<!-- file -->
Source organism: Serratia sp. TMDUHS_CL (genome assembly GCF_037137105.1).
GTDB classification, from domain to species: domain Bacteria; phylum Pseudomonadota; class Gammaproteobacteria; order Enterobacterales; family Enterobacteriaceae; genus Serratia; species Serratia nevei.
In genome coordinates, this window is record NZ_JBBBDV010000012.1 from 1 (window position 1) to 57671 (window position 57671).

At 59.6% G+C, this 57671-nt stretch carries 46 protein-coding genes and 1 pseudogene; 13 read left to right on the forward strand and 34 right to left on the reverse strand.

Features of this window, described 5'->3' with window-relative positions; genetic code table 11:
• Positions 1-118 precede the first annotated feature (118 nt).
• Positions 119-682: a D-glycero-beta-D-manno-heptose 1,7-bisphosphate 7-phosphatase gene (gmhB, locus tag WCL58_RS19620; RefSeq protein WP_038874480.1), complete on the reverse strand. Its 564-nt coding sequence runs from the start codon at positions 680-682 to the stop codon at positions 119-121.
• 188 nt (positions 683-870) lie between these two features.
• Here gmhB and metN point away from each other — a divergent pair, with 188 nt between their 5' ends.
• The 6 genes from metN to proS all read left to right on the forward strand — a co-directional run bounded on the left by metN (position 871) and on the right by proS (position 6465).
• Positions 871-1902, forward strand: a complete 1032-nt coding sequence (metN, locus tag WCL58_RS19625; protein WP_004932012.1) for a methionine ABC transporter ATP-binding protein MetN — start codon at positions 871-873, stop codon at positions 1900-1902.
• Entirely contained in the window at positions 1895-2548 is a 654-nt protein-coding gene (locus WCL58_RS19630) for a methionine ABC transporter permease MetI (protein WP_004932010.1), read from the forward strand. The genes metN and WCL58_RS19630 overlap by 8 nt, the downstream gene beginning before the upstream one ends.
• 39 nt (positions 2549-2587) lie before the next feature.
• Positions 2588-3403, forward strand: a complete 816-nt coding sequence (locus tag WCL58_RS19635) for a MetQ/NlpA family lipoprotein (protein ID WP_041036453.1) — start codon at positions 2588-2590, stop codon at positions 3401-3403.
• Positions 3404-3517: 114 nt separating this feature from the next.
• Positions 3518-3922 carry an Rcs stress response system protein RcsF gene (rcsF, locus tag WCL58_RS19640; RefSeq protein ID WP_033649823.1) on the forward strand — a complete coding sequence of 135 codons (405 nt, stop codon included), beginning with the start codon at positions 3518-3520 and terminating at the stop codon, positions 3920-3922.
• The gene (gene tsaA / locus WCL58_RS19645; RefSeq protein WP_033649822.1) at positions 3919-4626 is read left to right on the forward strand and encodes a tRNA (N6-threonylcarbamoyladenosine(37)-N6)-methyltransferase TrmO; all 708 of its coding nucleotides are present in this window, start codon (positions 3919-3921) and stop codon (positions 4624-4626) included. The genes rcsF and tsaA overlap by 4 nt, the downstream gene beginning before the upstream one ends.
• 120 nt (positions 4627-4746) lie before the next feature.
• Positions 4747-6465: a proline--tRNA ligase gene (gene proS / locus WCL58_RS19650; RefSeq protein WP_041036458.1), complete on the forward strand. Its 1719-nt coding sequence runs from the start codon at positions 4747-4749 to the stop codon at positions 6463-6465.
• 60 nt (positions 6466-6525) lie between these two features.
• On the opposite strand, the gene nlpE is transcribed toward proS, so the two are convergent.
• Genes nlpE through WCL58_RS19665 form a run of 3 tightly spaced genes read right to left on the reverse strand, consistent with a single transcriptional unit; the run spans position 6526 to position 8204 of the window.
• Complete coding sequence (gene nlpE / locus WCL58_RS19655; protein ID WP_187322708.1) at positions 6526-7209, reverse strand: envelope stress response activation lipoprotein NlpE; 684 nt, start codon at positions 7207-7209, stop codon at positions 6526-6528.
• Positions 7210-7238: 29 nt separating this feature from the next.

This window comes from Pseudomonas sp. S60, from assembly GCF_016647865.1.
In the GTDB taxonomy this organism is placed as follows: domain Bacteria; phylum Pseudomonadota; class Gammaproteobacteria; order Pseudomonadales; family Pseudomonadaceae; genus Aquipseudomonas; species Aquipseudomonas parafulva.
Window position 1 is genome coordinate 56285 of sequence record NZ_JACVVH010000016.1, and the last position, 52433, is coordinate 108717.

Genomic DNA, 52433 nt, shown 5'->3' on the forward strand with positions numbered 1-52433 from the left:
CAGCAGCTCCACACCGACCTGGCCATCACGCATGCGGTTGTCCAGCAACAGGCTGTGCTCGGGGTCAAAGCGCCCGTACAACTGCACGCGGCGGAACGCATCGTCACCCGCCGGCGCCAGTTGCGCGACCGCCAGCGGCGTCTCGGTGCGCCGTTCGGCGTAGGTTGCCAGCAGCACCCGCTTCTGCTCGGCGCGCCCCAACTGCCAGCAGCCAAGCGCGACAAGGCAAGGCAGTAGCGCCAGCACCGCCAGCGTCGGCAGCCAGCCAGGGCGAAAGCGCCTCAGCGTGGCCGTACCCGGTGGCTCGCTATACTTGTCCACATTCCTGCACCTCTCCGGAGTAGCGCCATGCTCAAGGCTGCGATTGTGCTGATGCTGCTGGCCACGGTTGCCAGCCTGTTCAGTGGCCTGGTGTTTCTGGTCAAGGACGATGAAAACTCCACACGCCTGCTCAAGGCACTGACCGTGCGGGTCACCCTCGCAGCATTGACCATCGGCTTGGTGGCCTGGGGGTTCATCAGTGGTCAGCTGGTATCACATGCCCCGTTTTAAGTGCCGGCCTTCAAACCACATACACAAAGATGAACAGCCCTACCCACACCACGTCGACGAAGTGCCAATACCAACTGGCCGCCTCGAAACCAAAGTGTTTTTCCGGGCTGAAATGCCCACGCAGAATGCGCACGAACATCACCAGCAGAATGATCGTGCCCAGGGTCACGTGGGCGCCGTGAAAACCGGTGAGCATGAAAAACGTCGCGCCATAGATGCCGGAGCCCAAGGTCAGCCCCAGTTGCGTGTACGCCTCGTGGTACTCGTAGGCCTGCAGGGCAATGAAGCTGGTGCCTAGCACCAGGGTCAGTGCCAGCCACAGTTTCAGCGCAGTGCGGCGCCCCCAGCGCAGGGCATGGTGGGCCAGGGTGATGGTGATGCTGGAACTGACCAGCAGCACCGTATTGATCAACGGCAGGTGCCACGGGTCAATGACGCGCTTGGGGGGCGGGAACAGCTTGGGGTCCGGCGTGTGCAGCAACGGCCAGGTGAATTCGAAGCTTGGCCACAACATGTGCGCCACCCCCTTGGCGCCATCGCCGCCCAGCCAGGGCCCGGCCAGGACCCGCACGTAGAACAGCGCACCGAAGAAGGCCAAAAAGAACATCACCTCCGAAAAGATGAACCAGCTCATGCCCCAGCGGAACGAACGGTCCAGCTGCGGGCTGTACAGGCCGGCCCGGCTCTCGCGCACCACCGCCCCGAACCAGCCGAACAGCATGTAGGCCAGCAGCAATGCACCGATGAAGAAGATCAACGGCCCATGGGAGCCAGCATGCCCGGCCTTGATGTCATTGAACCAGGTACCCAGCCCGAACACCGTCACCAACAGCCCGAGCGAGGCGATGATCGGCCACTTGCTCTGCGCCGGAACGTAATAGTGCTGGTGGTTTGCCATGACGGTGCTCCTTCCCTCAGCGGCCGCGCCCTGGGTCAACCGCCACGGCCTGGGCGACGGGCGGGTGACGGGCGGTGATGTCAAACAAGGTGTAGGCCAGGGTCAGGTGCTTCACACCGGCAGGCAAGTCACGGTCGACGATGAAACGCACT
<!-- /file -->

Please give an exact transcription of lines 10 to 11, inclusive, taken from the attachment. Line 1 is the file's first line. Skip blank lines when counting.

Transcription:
• The 6 genes from metN to proS all read left to right on the forward strand — a co-directional run bounded on the left by metN (position 871) and on the right by proS (position 6465).
• Positions 871-1902, forward strand: a complete 1032-nt coding sequence (metN, locus tag WCL58_RS19625; protein WP_004932012.1) for a methionine ABC transporter ATP-binding protein MetN — start codon at positions 871-873, stop codon at positions 1900-1902.